Rev. date: 08/2006
Many married taxpayers choose to file a joint tax return because of certain benefits this filing status allows. Both taxpayers are jointly and severally liable for the tax and any additions to tax, interest, or penalties that arise as a result of the joint return even if they later divorce. Joint and several liability means that each taxpayer is legally responsible for the entire liability. This is true even if a divorce decree states that a former spouse will be responsible for any amounts due on previously filed joint returns. One spouse may be held responsible for all the tax due even if the other spouse earned all the income or claimed improper deductions or credits. In some cases, a spouse can get relief from joint and several liability.
There are three types of relief from joint and several liability for spouses who filed joint returns:
- Innocent Spouse Relief for additional tax you owe because your spouse or former spouse failed to report income, reported income improperly or claimed improper deductions or credits.
- Relief by Separation of Liability provides for the allocation of additional tax owed between you and your spouse or former spouse because an item was not reported properly on a joint return. The tax allocated to you is the amount you are responsible for.
- Equitable Relief may apply when you do not qualify for innocent spouse relief or separation of liability relief for something not reported properly on a joint return. You may also qualify for equitable relief if the correct amount of tax was reported on your joint return but the tax remains unpaid.
You must request relief no later than 2 years after the date the IRS first attempted to collect the tax from you, regardless of the type of relief you are seeking.
You must meet all of the following conditions to qualify for "innocent spouse relief"
- You filed a joint return, which has an understatement of tax, directly related to your spouse's erroneous items. Any income omitted from the joint return is an erroneous item. Deductions, credits, and property bases are erroneous items if they are incorrectly reported on the joint return.
- You establish that at the time you signed the joint return you did not know, and had no reason to know, that there was an understatement of tax.
- Taking into account all the facts and circumstances, it would be unfair to hold you liable for the understatement of tax.
To qualify under "relief by separation of liability"
you must have filed a joint return and must meet one of the following requirements at the time you request relief:
- You are divorced or legally separated from the spouse with whom you filed the joint return for which you are requesting relief; or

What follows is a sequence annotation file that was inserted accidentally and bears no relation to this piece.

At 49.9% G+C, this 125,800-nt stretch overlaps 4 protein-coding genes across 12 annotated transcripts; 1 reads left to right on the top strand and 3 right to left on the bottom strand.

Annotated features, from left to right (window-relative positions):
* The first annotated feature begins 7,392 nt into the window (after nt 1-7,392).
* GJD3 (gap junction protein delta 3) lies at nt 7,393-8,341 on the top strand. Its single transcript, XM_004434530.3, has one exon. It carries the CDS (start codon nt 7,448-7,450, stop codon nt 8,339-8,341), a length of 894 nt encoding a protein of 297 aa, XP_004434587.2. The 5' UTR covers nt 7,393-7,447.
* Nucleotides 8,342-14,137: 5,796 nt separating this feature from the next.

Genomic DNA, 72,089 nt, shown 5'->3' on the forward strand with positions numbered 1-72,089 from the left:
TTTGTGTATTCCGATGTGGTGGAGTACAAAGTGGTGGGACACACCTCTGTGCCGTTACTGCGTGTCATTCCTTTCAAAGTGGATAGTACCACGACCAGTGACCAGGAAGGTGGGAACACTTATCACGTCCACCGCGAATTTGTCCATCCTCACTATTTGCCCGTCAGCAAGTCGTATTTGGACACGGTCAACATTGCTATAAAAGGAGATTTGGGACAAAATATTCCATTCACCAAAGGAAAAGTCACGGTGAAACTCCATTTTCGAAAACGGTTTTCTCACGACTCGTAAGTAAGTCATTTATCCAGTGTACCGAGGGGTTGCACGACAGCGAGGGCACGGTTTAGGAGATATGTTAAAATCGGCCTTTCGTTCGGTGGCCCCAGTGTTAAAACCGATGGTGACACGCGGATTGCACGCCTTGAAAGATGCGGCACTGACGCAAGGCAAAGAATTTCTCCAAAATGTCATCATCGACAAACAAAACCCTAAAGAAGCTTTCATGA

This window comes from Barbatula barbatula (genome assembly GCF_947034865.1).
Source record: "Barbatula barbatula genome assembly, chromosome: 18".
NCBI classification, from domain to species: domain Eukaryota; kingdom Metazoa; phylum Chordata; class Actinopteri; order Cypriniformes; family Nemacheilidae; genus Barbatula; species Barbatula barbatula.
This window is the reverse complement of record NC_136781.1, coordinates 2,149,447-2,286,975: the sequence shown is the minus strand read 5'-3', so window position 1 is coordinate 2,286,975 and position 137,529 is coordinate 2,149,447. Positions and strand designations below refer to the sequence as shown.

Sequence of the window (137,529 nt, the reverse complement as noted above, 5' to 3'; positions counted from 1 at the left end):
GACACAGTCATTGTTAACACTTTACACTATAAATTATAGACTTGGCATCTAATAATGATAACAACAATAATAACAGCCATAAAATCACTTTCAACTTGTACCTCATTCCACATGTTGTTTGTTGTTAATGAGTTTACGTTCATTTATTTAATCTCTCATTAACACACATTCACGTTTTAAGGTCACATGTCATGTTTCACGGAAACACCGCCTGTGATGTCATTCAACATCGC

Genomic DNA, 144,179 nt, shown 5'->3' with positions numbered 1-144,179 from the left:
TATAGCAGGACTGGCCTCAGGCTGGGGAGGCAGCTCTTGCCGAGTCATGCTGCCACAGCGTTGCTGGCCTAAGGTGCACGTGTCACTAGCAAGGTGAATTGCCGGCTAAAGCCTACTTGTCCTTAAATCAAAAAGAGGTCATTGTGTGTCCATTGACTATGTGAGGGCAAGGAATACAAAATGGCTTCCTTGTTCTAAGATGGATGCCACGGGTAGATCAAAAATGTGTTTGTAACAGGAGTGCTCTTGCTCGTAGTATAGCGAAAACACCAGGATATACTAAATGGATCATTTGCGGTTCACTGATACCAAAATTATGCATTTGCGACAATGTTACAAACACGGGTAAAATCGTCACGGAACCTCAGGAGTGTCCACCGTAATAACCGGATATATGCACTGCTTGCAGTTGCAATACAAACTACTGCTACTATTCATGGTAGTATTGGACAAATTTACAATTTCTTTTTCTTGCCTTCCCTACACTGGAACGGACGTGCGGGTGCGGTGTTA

- You are widowed; or
- You have not been a member of the same household as the spouse with whom you filed the joint return at any time during the 12-month period ending on the date you file Form 8857, Request for Innocent Spouse Relief.
If you have actual knowledge of the item that gave rise to the understatement of tax, you may not qualify for relief by separation of liability.
You may qualify for "equitable relief"
if you do not qualify for innocent spouse relief or relief by separation of liability. Equitable relief is available for additional tax owed because of a reporting error (an understatement) or you properly reported the tax on your return, but you did not pay it (an underpayment). To qualify for equitable relief you must establish, under all the facts and circumstances, that it would be unfair to hold you liable for the tax on your joint return. In addition, you must meet other requirements listed in Publication 971
, Innocent Spouse Relief
, Request for Innocent Spouse Relief
, or a written statement containing the same information required on Form 8857, which is signed under penalties of perjury, must be filed in order to request innocent spouse relief, separation of liability, or equitable relief. You may also refer to Publication 971
, Innocent Spouse Relief
, for more information. If you request relief from joint liability, the IRS is required to notify the spouse with whom you filed the joint return of your request and allow him or her to provide information for consideration regarding your claim.
If you lived in a community property state and filed as "married filing separate" rather than "married filing jointly", you might still qualify for relief. Community property states are Arizona, California, Idaho, Louisiana, Nevada, New Mexico, Texas, Washington, and Wisconsin. Refer to Publication 971 for more details.
Relief from joint and several liability should not be confused with an injured spouse claim. You are an "injured spouse" if you file a joint return and all or part of your share of the refund
was, or will be, applied against the separate past-due Federal tax, state tax, child support, or Federal non-tax debt (such as a student loan) of your spouse with whom you filed the joint return. If you are an injured spouse, you may be entitled to recoup your share of the refund. For more information, obtain Form 8379
, Injured Spouse Allocation
, or refer to Tax Topic 203
, Failure to Pay Child Support, Federal Non-Tax and State Income Tax Obligations.